reading:  7.4a-e (288-293);  7.4f-h (294-296);  7.4i-k (300-306)
H14 due 12/9:  7.38, 7.42, 7.44, 7.45, 7.51, 7.54
Extra Credit: Extra Credit for H14 or H15
15. 12/9 Debye Solids;  Bose-Einstein Condensation
reading:  7.5 (307-312);  7.6 (315-323)
H15 due 12/18:  7.58, 7.60, 7.66
Extra Credit: 7.67, 7.68
*** FINAL EXAM on Wed Dec 18 from 12:00pm-2:00pm ***

GOALS: To obtain a basic understanding of the key concepts of thermal physics, especially the use and basic applications of equilibrium statistical mechanics and elementary thermodynamics in problems of pedagogical and practical importance.  The course objectives will be accomplished through lecture and discussion of selected topics in class and by students working through the assigned parts of text, including all assigned homework problems. Assessment will come from exams and assigned homework.

SYLLABUS: The syllabus describes the intended progression of the course. The syllabus and homework assignments will be revised as needed. Changes to the syllabus and the homework assignments will be posted on the course web page,, which should be checked frequently for updates.

TEXTBOOK: The textbook is central to this course, including the examinations, homework, and topics covered in and out of class.  The textbook pages that are covered in each class meeting are listed in the syllabus.  Please read those pages before the class meeting, ask questions and take notes in class, and re-read those pages after class.  It is recommended that you prepare study notes defining all boldface terms in the textbook readings, and that you know their meaning and significance, especially those terms that are set apart for emphasis in the textbook (such as the fundamental assumption of statistical mechanics, etc.).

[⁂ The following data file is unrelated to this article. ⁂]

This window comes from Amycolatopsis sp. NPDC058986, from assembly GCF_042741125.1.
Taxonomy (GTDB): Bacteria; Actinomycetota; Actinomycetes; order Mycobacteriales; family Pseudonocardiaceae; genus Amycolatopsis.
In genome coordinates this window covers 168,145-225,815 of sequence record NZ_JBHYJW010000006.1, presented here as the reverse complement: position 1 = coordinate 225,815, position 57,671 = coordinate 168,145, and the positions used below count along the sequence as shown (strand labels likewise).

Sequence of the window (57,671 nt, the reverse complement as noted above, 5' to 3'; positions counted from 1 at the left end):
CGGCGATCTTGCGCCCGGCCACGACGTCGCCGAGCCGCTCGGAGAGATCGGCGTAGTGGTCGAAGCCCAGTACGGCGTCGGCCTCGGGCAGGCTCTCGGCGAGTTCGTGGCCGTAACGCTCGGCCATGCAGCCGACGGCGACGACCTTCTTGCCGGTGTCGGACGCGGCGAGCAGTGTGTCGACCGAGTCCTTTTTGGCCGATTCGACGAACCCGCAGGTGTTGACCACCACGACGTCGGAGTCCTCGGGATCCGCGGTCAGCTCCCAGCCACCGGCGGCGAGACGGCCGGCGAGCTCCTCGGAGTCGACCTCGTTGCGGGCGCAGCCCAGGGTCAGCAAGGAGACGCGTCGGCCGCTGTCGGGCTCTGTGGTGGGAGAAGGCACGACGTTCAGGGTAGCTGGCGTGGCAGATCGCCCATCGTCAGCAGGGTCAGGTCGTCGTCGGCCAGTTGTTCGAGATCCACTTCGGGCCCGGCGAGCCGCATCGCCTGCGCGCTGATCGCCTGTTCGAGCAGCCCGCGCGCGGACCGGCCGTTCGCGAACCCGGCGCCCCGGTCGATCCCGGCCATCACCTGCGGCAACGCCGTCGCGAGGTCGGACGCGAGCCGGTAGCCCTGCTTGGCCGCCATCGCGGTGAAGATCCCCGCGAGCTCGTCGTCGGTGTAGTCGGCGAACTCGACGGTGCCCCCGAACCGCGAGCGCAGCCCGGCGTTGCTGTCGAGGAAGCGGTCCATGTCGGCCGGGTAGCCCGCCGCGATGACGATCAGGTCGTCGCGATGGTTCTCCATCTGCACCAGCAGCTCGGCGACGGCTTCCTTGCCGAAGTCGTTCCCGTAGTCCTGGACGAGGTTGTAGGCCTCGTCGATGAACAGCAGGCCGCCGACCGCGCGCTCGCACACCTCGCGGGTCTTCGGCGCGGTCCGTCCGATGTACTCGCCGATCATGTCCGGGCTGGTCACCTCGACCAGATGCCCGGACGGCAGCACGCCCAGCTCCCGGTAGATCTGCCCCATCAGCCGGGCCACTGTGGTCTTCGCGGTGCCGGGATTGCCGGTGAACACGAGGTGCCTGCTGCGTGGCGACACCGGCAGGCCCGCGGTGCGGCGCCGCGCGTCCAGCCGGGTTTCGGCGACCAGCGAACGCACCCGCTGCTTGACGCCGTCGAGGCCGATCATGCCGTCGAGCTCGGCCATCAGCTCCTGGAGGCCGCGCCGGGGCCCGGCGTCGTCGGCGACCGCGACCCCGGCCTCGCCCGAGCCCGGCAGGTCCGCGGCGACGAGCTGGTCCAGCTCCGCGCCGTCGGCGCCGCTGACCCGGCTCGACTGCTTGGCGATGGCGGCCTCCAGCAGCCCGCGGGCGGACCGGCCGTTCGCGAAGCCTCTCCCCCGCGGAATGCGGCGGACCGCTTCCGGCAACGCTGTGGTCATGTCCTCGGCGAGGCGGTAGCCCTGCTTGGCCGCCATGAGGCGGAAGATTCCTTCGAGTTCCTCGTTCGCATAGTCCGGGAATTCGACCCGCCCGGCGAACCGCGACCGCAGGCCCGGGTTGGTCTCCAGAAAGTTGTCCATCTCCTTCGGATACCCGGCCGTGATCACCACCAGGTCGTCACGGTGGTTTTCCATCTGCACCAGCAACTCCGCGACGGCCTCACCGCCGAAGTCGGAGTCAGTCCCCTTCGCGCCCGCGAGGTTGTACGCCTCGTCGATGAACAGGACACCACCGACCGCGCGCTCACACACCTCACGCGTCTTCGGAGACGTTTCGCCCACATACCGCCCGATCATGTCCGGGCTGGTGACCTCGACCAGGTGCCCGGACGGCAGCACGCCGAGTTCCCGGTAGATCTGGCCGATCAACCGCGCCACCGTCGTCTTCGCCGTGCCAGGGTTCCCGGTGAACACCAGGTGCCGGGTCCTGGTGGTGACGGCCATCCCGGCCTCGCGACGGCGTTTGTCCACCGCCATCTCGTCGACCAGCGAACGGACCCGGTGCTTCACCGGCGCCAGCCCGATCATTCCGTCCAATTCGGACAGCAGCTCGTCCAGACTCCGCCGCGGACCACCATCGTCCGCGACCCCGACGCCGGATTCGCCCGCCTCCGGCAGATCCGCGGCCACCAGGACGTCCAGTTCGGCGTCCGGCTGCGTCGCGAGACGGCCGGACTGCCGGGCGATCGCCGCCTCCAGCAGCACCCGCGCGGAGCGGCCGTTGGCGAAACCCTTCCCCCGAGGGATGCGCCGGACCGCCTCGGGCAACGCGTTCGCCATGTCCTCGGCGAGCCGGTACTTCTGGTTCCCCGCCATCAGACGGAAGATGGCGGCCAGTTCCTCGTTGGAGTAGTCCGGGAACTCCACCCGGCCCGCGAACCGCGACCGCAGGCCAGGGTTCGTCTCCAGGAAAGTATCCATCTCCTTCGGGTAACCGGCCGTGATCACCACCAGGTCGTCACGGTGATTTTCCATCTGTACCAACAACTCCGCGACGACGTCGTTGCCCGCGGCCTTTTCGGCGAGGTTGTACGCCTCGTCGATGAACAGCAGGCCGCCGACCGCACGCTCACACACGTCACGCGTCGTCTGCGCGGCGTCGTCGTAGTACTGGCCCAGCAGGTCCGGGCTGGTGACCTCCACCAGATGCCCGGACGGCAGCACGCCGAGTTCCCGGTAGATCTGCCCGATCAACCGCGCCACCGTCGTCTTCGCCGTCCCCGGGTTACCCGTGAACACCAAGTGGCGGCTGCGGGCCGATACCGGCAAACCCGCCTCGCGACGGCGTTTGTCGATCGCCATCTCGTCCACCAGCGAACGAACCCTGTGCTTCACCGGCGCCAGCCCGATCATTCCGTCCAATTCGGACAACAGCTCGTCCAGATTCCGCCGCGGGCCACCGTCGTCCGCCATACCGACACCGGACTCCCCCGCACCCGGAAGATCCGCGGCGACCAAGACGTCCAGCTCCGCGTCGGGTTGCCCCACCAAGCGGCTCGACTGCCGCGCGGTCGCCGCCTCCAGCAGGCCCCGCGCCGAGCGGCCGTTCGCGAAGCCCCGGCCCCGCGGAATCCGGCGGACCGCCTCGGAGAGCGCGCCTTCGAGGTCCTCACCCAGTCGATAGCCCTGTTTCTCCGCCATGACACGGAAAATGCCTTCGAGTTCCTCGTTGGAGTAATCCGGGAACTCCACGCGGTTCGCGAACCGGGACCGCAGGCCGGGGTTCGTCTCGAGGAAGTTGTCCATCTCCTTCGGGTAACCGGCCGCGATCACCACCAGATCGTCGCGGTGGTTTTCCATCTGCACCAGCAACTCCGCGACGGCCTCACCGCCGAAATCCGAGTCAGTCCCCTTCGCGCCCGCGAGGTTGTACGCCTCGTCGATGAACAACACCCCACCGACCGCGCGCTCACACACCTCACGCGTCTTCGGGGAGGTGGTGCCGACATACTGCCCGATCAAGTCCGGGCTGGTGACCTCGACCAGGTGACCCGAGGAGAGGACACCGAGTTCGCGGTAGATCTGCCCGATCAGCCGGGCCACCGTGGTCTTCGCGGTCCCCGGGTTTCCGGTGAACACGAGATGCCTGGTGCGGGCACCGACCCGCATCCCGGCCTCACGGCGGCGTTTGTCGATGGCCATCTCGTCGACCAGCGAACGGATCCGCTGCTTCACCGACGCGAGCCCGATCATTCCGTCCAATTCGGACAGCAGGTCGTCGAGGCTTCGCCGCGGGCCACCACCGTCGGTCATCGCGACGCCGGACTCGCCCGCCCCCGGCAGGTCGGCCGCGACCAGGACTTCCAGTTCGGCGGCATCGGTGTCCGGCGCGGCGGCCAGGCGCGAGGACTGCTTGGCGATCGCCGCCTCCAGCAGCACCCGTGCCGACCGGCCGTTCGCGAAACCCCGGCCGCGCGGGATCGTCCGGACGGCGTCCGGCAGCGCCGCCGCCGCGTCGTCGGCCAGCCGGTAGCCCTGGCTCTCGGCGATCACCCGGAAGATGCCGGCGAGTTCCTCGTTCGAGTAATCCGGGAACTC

EXAMS: 75% of the PHYS 432 grade*, and 66% of the PHYS 532 grade*, is based on the exams.  The exams are based on the textbook readings, the numbered examples in the text, the homework, and the class lectures. ALL EXAMS WILL BE COUNTED, AND NO MAKE-UP EXAMS WILL BE GIVEN. There will be two in-class exams and a two-hour final exam (all 3 exams are worth the same amount of credit).  Only simple scientific calculators allowed during exams: no calculators that are capable of graphing, integration, differentiation, or symbolic algebra are allowed.

FORMULA SHEETS: Each exam will include an instructor-prepared cumulative formula sheet containing selected numbered formulas from those sections of the chapters that are covered on the exam.  It is recommended that you print the formula sheet in advance of the exam and study every formula carefully. It is your responsibility to know the meaning of every symbol on the formula sheet, and to understand the meaning, applicability, and use of every equation it contains.

HOMEWORK: 25% of the PHYS 432 grade*, and 22% of the PHYS 532 grade*, is based on the homework. Hand in what you have on the due date, at the beginning of class. NO LATE HOMEWORK ACCEPTED. Homework problems will form the basis for many of the exam problems. Look over your graded homework carefully and make sure you can work and understand every assigned homework problem. You are strongly encouraged to talk to the instructor about any homework problems that you do not understand.  The last homework assignment counts as extra credit; however, all homework problems, including extra-credit homework assignments, may be used as a basis for exam questions.  You are responsible for being able to correctly solve all assigned and extra-credit homework problems, even those that you do not hand in.